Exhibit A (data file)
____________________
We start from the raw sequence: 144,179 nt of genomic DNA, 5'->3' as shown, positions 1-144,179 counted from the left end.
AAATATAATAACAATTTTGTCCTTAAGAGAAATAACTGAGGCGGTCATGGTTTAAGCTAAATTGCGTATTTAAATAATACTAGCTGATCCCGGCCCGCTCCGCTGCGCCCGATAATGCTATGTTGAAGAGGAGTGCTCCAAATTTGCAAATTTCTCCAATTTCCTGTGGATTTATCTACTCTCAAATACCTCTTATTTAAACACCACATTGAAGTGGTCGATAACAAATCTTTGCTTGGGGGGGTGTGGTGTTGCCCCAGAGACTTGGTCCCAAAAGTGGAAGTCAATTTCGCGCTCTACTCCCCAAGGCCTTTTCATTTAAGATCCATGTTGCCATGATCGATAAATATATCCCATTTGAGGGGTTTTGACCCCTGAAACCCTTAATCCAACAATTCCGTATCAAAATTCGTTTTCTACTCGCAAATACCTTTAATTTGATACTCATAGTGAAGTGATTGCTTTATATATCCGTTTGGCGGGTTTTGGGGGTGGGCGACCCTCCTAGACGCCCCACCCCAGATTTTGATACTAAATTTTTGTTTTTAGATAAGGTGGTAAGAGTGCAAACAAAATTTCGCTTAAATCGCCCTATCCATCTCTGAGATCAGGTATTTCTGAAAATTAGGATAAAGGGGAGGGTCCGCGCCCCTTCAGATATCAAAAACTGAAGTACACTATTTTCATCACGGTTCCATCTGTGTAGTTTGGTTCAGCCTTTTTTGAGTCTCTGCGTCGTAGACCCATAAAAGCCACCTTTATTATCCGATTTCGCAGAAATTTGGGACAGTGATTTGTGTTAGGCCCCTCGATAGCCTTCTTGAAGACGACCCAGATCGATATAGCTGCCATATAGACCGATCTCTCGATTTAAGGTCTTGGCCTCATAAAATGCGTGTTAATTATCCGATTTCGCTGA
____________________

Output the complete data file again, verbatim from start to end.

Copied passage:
We start from the raw sequence: 144,179 nt of genomic DNA, 5'->3' as shown, positions 1-144,179 counted from the left end.
AAATATAATAACAATTTTGTCCTTAAGAGAAATAACTGAGGCGGTCATGGTTTAAGCTAAATTGCGTATTTAAATAATACTAGCTGATCCCGGCCCGCTCCGCTGCGCCCGATAATGCTATGTTGAAGAGGAGTGCTCCAAATTTGCAAATTTCTCCAATTTCCTGTGGATTTATCTACTCTCAAATACCTCTTATTTAAACACCACATTGAAGTGGTCGATAACAAATCTTTGCTTGGGGGGGTGTGGTGTTGCCCCAGAGACTTGGTCCCAAAAGTGGAAGTCAATTTCGCGCTCTACTCCCCAAGGCCTTTTCATTTAAGATCCATGTTGCCATGATCGATAAATATATCCCATTTGAGGGGTTTTGACCCCTGAAACCCTTAATCCAACAATTCCGTATCAAAATTCGTTTTCTACTCGCAAATACCTTTAATTTGATACTCATAGTGAAGTGATTGCTTTATATATCCGTTTGGCGGGTTTTGGGGGTGGGCGACCCTCCTAGACGCCCCACCCCAGATTTTGATACTAAATTTTTGTTTTTAGATAAGGTGGTAAGAGTGCAAACAAAATTTCGCTTAAATCGCCCTATCCATCTCTGAGATCAGGTATTTCTGAAAATTAGGATAAAGGGGAGGGTCCGCGCCCCTTCAGATATCAAAAACTGAAGTACACTATTTTCATCACGGTTCCATCTGTGTAGTTTGGTTCAGCCTTTTTTGAGTCTCTGCGTCGTAGACCCATAAAAGCCACCTTTATTATCCGATTTCGCAGAAATTTGGGACAGTGATTTGTGTTAGGCCCCTCGATAGCCTTCTTGAAGACGACCCAGATCGATATAGCTGCCATATAGACCGATCTCTCGATTTAAGGTCTTGGCCTCATAAAATGCGTGTTAATTATCCGATTTCGCTGA